Definition of disinherit in English:

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disinherit

Pronunciation: /dɪsɪnˈhɛrɪt/

verb (disinherits, disinheriting, disinherited)

[with object]
Change one’s will or take other steps to prevent (someone) from inheriting one’s property: the Duke is seeking to disinherit his eldest son
More example sentences
  • Soon he's disinherited, cast out of his ancestral home and off to live in seclusion in a Paris warehouse, where he prepares drafts of his next book while his feral sister attends to his needs.
  • By making a will containing such provisions as you see fit and ensuring your estate consists of heritable property only, you can disinherit your children.
  • What if you are disinherited and then cast aside?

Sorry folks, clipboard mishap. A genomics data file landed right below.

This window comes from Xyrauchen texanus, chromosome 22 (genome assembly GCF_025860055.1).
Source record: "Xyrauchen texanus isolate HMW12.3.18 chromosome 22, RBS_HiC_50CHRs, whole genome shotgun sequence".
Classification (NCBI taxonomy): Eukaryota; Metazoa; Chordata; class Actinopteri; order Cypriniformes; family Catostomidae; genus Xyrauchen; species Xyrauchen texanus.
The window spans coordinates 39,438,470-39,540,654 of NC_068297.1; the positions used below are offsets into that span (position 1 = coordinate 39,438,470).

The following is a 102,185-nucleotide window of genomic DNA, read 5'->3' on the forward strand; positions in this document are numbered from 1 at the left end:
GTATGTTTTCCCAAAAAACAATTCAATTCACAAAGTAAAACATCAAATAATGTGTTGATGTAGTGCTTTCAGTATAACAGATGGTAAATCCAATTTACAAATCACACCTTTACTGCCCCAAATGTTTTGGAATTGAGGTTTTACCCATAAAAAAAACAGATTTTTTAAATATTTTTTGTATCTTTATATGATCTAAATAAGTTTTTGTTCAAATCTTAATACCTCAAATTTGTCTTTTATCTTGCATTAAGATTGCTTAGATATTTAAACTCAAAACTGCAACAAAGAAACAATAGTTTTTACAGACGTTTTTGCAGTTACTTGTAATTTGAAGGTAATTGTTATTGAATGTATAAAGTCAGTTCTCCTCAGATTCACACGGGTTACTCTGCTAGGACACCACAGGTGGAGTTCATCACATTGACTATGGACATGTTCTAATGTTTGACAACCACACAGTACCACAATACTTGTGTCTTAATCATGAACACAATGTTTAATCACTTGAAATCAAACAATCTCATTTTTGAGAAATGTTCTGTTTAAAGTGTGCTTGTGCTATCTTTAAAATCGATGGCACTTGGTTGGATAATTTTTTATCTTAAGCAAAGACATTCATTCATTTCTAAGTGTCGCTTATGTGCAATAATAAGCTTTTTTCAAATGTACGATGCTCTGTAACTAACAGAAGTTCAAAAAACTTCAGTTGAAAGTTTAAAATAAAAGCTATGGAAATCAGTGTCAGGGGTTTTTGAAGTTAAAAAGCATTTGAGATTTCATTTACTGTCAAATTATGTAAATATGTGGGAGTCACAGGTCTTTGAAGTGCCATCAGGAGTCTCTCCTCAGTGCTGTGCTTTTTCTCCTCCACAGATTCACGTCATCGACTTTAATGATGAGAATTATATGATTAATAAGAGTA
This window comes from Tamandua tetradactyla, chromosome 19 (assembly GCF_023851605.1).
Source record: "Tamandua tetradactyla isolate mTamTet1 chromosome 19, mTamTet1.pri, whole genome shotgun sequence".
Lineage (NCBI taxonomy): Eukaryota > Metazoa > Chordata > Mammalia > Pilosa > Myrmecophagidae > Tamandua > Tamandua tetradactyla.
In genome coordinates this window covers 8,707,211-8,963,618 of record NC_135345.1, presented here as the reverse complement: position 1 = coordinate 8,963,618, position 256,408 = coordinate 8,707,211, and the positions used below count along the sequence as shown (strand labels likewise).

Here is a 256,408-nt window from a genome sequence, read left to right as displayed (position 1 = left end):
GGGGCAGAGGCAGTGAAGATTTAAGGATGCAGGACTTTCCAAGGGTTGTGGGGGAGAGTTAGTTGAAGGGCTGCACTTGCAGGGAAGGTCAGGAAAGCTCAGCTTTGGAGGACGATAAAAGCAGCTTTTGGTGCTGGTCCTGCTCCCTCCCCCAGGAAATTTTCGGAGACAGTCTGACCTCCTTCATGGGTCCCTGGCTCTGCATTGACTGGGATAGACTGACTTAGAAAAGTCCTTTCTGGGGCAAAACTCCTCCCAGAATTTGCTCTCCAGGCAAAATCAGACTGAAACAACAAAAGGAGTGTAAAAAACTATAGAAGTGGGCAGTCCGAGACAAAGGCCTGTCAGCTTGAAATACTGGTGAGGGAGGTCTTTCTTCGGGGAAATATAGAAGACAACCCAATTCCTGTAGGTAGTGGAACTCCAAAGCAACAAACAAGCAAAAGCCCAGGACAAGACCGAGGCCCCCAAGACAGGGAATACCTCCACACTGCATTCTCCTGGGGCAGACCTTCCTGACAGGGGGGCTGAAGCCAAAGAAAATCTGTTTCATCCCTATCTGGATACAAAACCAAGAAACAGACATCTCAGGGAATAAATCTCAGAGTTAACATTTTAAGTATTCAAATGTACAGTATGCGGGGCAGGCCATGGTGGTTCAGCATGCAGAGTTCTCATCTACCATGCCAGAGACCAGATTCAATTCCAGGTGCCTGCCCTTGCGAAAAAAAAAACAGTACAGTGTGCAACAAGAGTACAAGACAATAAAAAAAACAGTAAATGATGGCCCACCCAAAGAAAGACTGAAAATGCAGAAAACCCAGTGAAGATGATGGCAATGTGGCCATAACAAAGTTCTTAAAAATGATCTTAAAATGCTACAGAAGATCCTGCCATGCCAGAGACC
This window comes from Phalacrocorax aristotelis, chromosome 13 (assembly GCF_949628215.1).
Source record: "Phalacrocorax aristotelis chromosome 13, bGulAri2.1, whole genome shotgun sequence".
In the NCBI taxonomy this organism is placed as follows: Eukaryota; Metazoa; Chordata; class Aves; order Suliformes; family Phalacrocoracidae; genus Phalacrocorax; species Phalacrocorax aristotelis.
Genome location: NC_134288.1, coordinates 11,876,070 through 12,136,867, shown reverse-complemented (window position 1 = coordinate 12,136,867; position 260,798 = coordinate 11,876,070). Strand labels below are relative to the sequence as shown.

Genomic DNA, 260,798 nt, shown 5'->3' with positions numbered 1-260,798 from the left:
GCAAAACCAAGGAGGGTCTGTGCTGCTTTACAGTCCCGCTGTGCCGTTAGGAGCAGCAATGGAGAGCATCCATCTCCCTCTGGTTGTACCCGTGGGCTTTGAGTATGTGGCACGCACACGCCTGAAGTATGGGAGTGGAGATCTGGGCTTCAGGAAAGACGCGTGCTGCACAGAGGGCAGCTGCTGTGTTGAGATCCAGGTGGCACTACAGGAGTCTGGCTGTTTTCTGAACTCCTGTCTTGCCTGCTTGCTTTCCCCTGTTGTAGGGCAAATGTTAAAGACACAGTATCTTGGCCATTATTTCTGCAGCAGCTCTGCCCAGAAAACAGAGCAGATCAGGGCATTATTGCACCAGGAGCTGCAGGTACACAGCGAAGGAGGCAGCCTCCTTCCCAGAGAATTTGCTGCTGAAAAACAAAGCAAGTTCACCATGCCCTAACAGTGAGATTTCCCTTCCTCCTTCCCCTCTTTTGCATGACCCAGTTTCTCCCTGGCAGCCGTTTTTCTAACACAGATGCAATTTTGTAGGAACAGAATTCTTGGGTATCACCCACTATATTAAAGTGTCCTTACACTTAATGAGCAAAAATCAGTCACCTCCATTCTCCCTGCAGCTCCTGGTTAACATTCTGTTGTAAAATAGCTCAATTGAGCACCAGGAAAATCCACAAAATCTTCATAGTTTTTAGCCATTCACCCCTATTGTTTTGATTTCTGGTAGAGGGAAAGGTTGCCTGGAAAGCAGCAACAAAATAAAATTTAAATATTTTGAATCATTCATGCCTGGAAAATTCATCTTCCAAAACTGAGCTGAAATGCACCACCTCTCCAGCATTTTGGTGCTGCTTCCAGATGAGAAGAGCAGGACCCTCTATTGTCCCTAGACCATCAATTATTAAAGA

Synonyms
cut someone out of one's will, cut off, dispossess, impoverish;
disown, repudiate, renounce, reject, oust, cast off, cast aside, wash one's hands of, have nothing more to do with, turn one's back on
informal cut off without a penny

Derivatives

disinheritance

Pronunciation: /dɪsɪnˈhɛrɪt(ə)ns/
noun
Example sentences
  • Our minds are constantly troubled by the possibility of discovery, blackmail, disinheritance and murder.
  • She may or may not have been instrumental in the disinheritance.
  • Lionel's inheritance also disappears; after separation, hardship, estrangement, and disinheritance, the Tarrants are happily reconciled, but live separately in London.

Origin

Late Middle English (superseding earlier disherit): from dis- (expressing removal) + inherit in the obsolete sense 'make someone an heir'.

For editors and proofreaders

Line breaks: dis|in¦herit

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